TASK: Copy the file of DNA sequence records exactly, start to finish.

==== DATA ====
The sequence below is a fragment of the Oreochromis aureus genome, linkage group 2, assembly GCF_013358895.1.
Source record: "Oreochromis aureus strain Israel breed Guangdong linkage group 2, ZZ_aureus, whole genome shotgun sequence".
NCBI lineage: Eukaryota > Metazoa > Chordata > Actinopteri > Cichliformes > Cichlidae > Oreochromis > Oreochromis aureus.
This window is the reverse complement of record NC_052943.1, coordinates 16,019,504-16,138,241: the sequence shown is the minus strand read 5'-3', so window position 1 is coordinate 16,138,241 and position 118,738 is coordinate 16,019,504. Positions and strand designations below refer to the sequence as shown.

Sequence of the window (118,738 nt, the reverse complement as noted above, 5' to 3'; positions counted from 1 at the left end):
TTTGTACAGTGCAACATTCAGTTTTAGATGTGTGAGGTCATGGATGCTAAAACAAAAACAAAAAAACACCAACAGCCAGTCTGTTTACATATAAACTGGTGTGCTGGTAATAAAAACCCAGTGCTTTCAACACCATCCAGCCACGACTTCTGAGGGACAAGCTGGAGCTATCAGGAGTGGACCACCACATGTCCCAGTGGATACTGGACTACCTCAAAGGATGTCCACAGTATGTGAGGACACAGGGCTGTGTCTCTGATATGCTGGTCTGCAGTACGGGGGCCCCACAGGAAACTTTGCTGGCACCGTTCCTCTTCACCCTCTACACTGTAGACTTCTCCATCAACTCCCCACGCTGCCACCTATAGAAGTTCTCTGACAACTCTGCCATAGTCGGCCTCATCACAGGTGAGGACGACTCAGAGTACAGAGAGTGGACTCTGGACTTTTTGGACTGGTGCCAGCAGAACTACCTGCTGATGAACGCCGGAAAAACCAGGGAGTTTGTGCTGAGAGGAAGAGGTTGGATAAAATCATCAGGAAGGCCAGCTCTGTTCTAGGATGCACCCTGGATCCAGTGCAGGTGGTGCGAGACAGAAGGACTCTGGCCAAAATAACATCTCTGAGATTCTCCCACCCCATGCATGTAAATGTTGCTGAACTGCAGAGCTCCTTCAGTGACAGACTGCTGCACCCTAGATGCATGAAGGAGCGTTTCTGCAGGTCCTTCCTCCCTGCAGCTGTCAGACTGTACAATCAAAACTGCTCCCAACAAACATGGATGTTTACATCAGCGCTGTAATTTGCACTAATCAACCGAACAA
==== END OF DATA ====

The sequence below is a fragment of the Oreochromis aureus genome, linkage group 2, assembly GCF_013358895.1.
Source record: "Oreochromis aureus strain Israel breed Guangdong linkage group 2, ZZ_aureus, whole genome shotgun sequence".
NCBI lineage: Eukaryota > Metazoa > Chordata > Actinopteri > Cichliformes > Cichlidae > Oreochromis > Oreochromis aureus.
This window is the reverse complement of record NC_052943.1, coordinates 16,019,504-16,138,241: the sequence shown is the minus strand read 5'-3', so window position 1 is coordinate 16,138,241 and position 118,738 is coordinate 16,019,504. Positions and strand designations below refer to the sequence as shown.

Sequence of the window (118,738 nt, the reverse complement as noted above, 5' to 3'; positions counted from 1 at the left end):
TTTGTACAGTGCAACATTCAGTTTTAGATGTGTGAGGTCATGGATGCTAAAACAAAAACAAAAAAACACCAACAGCCAGTCTGTTTACATATAAACTGGTGTGCTGGTAATAAAAACCCAGTGCTTTCAACACCATCCAGCCACGACTTCTGAGGGACAAGCTGGAGCTATCAGGAGTGGACCACCACATGTCCCAGTGGATACTGGACTACCTCAAAGGATGTCCACAGTATGTGAGGACACAGGGCTGTGTCTCTGATATGCTGGTCTGCAGTACGGGGGCCCCACAGGAAACTTTGCTGGCACCGTTCCTCTTCACCCTCTACACTGTAGACTTCTCCATCAACTCCCCACGCTGCCACCTATAGAAGTTCTCTGACAACTCTGCCATAGTCGGCCTCATCACAGGTGAGGACGACTCAGAGTACAGAGAGTGGACTCTGGACTTTTTGGACTGGTGCCAGCAGAACTACCTGCTGATGAACGCCGGAAAAACCAGGGAGTTTGTGCTGAGAGGAAGAGGTTGGATAAAATCATCAGGAAGGCCAGCTCTGTTCTAGGATGCACCCTGGATCCAGTGCAGGTGGTGCGAGACAGAAGGACTCTGGCCAAAATAACATCTCTGAGATTCTCCCACCCCATGCATGTAAATGTTGCTGAACTGCAGAGCTCCTTCAGTGACAGACTGCTGCACCCTAGATGCATGAAGGAGCGTTTCTGCAGGTCCTTCCTCCCTGCAGCTGTCAGACTGTACAATCAAAACTGCTCCCAACAAACATGGATGTTTACATCAGCGCTGTAATTTGCACTAATCAACCGAACAA